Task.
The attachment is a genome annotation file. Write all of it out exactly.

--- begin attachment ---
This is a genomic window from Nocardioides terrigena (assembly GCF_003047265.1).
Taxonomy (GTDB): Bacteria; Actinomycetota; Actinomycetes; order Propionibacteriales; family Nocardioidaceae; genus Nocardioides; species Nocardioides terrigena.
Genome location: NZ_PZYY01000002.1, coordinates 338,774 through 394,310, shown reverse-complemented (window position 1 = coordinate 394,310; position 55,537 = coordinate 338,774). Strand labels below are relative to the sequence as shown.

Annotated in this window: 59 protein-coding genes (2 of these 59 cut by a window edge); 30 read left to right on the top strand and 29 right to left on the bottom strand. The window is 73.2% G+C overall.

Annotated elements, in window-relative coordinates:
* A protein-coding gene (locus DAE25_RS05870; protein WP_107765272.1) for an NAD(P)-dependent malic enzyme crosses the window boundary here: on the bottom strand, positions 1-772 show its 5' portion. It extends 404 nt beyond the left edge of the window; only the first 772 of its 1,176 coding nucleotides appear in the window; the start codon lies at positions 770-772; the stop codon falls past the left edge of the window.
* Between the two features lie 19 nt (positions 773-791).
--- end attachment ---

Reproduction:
This is a genomic window from Nocardioides terrigena (assembly GCF_003047265.1).
Taxonomy (GTDB): Bacteria; Actinomycetota; Actinomycetes; order Propionibacteriales; family Nocardioidaceae; genus Nocardioides; species Nocardioides terrigena.
Genome location: NZ_PZYY01000002.1, coordinates 338,774 through 394,310, shown reverse-complemented (window position 1 = coordinate 394,310; position 55,537 = coordinate 338,774). Strand labels below are relative to the sequence as shown.

Annotated in this window: 59 protein-coding genes (2 of these 59 cut by a window edge); 30 read left to right on the top strand and 29 right to left on the bottom strand. The window is 73.2% G+C overall.

Annotated elements, in window-relative coordinates:
* A protein-coding gene (locus DAE25_RS05870; protein WP_107765272.1) for an NAD(P)-dependent malic enzyme crosses the window boundary here: on the bottom strand, positions 1-772 show its 5' portion. It extends 404 nt beyond the left edge of the window; only the first 772 of its 1,176 coding nucleotides appear in the window; the start codon lies at positions 770-772; the stop codon falls past the left edge of the window.
* Between the two features lie 19 nt (positions 773-791).